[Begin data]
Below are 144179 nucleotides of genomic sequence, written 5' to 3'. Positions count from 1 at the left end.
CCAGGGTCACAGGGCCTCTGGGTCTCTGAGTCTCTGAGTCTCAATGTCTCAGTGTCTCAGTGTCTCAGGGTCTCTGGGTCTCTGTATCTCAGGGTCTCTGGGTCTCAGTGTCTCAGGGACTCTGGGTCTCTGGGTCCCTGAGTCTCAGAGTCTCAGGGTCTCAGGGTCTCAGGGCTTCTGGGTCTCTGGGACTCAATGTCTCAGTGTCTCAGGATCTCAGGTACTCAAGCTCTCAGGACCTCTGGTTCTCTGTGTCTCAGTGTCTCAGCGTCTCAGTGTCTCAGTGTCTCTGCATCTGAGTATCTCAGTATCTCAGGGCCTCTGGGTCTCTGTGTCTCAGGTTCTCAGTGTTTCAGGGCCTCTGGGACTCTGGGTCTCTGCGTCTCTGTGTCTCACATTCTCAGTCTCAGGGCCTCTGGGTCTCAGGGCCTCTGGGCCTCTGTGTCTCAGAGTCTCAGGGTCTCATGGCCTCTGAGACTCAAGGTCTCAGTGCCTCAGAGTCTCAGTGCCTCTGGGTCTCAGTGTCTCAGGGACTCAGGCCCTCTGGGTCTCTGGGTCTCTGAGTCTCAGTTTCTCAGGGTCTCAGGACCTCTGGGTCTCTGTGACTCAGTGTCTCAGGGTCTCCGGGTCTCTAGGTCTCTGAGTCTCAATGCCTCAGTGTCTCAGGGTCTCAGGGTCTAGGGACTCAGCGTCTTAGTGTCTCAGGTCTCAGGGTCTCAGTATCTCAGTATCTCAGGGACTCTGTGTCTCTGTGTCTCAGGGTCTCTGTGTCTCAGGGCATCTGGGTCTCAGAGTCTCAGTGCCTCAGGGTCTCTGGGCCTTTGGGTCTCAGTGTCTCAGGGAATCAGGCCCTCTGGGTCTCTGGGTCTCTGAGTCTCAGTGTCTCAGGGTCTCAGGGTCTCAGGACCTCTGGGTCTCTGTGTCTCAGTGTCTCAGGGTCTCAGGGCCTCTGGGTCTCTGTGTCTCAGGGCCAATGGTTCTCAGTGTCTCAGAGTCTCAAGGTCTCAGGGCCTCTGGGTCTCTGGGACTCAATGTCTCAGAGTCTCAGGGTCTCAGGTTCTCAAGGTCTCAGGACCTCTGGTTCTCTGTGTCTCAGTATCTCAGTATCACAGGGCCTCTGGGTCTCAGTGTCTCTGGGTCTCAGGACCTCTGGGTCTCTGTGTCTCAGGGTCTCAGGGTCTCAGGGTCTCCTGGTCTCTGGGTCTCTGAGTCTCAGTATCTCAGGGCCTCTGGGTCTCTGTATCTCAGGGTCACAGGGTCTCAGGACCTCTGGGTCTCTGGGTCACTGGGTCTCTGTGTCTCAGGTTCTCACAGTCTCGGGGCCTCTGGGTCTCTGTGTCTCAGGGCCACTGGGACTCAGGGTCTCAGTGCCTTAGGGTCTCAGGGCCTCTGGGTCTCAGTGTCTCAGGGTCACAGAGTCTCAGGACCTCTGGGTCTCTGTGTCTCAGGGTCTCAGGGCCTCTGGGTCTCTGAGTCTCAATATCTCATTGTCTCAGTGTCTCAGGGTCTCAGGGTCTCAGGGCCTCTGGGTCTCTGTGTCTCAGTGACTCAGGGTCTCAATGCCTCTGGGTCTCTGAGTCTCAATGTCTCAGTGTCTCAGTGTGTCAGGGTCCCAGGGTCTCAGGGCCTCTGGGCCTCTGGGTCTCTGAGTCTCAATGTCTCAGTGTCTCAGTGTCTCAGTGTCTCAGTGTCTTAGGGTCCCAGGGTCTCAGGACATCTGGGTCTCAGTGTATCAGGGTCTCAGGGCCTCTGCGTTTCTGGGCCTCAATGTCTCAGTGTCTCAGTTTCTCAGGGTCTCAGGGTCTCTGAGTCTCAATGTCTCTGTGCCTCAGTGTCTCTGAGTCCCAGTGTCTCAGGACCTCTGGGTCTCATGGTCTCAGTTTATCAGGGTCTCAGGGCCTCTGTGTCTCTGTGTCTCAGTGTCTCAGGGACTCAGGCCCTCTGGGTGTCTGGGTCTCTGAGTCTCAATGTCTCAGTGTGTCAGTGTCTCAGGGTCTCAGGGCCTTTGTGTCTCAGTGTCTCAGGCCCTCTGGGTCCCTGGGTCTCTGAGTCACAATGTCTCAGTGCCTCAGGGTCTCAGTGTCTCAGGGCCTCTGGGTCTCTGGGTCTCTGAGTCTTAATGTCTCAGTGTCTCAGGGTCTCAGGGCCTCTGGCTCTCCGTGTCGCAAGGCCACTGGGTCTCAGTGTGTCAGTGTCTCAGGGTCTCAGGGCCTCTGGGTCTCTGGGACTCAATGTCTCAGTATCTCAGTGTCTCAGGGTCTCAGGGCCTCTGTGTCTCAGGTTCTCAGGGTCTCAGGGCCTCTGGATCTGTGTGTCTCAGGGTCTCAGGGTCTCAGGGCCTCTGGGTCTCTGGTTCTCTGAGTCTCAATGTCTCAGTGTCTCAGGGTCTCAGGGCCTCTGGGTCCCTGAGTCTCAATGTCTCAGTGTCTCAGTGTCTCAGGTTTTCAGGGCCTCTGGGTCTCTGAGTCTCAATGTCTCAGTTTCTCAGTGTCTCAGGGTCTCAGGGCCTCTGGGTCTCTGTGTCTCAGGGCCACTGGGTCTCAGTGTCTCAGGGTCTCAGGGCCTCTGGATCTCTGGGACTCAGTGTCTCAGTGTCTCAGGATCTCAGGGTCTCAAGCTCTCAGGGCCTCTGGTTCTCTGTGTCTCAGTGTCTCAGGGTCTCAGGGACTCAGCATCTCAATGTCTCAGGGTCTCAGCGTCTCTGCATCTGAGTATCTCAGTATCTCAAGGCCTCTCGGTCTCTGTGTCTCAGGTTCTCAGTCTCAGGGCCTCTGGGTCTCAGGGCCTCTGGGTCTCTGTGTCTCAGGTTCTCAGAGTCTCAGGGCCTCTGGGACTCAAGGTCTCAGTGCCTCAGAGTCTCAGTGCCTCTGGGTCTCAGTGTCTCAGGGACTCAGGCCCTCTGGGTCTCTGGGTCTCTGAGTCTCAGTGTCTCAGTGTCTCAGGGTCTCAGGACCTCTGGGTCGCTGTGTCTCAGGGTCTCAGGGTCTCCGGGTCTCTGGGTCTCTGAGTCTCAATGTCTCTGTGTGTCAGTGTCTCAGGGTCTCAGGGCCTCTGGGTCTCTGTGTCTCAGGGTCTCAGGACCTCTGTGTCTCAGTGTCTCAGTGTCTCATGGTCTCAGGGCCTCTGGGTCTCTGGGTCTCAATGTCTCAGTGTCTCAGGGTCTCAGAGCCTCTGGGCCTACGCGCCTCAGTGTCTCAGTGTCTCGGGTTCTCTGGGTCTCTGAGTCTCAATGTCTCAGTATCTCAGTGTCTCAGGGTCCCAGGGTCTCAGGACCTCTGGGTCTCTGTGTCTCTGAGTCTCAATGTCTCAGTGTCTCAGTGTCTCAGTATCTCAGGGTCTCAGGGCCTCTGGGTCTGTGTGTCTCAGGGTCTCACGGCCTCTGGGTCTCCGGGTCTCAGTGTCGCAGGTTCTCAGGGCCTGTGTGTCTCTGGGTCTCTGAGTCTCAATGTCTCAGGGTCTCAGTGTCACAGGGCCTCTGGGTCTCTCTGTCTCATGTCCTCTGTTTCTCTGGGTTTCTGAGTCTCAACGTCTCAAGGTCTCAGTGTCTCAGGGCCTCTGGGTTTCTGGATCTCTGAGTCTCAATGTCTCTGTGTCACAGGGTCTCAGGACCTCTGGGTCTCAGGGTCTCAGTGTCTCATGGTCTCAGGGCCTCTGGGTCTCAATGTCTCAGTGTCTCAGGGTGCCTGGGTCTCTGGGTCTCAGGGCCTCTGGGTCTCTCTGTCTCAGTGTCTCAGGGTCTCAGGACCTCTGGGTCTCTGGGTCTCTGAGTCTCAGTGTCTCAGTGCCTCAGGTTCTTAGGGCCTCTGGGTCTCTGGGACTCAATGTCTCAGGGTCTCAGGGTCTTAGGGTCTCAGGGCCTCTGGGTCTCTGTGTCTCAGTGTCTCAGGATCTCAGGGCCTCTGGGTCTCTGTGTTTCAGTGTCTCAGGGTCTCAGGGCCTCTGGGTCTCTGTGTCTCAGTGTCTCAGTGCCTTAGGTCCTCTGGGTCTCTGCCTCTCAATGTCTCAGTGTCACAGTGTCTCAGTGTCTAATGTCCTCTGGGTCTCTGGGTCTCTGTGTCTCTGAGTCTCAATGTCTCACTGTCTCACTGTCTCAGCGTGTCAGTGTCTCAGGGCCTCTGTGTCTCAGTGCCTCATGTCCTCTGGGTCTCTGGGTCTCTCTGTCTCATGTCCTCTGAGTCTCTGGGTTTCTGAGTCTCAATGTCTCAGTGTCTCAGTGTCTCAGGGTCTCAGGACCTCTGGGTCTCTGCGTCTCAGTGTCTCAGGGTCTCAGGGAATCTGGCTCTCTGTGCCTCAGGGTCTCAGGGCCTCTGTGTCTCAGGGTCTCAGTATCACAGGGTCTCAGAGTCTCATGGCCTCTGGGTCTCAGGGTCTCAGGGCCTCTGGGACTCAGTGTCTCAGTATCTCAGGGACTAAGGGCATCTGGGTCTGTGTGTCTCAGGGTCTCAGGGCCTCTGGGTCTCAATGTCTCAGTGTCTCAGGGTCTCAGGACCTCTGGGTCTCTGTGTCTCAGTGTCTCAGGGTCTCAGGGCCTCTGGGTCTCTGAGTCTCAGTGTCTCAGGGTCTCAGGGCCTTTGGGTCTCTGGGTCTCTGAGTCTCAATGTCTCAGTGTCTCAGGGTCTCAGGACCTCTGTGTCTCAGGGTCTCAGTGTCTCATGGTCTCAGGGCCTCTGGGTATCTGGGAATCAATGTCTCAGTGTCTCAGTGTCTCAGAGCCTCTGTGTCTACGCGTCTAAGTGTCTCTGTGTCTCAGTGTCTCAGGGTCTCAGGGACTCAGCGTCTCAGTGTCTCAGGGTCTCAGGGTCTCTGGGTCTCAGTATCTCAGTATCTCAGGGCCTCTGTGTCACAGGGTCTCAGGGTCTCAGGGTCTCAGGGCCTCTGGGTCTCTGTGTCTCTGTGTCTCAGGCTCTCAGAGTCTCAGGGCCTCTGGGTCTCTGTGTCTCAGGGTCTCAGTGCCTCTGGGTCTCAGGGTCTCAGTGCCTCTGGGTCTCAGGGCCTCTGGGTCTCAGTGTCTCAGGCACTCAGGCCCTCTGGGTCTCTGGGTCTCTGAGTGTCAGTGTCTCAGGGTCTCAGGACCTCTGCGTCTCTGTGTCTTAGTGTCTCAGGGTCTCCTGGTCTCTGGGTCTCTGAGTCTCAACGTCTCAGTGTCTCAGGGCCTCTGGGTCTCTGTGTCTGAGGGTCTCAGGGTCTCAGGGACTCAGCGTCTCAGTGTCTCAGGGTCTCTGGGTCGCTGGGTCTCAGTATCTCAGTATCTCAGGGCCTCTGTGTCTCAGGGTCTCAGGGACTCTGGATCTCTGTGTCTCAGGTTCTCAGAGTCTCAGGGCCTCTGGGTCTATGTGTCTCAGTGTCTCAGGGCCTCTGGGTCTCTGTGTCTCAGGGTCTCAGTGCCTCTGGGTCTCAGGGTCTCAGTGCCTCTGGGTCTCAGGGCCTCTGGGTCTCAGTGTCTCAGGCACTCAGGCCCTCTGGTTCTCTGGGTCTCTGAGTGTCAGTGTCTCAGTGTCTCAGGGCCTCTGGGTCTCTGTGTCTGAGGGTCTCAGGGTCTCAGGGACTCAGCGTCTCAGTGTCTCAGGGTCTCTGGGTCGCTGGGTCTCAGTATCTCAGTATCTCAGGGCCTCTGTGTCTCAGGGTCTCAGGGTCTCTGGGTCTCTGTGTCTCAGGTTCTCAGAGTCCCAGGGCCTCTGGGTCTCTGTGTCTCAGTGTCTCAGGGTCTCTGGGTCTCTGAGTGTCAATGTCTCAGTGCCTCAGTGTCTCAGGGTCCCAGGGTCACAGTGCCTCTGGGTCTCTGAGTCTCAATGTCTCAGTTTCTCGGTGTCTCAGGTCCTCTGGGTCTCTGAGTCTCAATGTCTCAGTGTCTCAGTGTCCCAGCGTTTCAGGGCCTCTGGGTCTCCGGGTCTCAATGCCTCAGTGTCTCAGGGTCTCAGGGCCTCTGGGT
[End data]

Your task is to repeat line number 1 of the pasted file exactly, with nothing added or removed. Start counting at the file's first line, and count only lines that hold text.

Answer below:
Below are 144179 nucleotides of genomic sequence, written 5' to 3'. Positions count from 1 at the left end.